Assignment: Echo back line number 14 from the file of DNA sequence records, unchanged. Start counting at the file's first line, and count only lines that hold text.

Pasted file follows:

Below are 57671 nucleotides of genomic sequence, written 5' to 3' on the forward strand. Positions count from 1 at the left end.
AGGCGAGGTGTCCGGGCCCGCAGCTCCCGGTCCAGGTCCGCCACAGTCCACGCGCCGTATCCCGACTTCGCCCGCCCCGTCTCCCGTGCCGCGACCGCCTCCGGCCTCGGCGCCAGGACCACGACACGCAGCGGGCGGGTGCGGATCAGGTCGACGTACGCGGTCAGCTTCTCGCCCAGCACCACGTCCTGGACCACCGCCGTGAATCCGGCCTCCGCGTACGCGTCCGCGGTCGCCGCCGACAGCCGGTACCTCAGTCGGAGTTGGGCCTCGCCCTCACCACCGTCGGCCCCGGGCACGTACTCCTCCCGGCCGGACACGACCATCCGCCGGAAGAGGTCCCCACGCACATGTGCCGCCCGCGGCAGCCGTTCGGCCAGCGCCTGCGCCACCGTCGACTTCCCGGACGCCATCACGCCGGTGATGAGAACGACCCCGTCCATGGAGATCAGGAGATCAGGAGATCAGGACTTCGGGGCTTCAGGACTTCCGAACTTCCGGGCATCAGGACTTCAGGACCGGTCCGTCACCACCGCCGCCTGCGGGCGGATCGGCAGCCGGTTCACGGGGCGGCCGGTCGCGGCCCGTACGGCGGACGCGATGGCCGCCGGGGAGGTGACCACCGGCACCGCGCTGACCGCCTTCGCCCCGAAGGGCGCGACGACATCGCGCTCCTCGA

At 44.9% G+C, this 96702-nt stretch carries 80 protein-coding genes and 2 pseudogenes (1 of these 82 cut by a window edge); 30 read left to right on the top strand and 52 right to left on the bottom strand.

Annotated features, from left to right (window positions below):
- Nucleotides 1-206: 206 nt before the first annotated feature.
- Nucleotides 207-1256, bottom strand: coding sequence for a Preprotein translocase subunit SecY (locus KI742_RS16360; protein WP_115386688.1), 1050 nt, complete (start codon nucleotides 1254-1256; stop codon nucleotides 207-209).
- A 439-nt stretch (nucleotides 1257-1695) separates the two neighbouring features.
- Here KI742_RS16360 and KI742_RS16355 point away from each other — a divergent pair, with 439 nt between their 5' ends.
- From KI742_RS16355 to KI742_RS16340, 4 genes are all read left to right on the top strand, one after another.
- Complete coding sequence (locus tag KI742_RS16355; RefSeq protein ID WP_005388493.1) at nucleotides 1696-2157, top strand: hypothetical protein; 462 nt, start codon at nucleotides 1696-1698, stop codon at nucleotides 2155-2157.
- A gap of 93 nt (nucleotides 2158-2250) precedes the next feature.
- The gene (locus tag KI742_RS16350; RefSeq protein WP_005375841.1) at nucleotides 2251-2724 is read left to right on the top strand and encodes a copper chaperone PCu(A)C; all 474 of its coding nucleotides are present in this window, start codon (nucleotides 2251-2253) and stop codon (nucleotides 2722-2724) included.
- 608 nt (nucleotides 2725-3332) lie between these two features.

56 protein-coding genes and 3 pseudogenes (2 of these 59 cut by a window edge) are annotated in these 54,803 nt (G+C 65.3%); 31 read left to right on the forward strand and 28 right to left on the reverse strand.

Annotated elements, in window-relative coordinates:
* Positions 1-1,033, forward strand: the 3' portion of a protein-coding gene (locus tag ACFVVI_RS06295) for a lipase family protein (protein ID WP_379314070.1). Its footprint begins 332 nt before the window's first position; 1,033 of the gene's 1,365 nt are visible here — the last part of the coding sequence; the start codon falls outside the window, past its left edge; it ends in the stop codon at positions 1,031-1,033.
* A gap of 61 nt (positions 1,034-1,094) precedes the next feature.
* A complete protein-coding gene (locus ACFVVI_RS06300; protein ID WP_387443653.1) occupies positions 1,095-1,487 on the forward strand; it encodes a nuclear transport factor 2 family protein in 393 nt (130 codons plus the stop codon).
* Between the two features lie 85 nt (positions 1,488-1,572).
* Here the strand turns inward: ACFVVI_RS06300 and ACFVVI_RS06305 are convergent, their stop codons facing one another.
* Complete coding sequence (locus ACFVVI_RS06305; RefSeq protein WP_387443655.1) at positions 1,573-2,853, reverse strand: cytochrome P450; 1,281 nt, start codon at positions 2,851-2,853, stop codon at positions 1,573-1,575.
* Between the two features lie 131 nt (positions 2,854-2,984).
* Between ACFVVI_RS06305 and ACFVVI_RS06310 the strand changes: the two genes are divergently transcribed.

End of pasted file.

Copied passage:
56 protein-coding genes and 3 pseudogenes (2 of these 59 cut by a window edge) are annotated in these 54,803 nt (G+C 65.3%); 31 read left to right on the forward strand and 28 right to left on the reverse strand.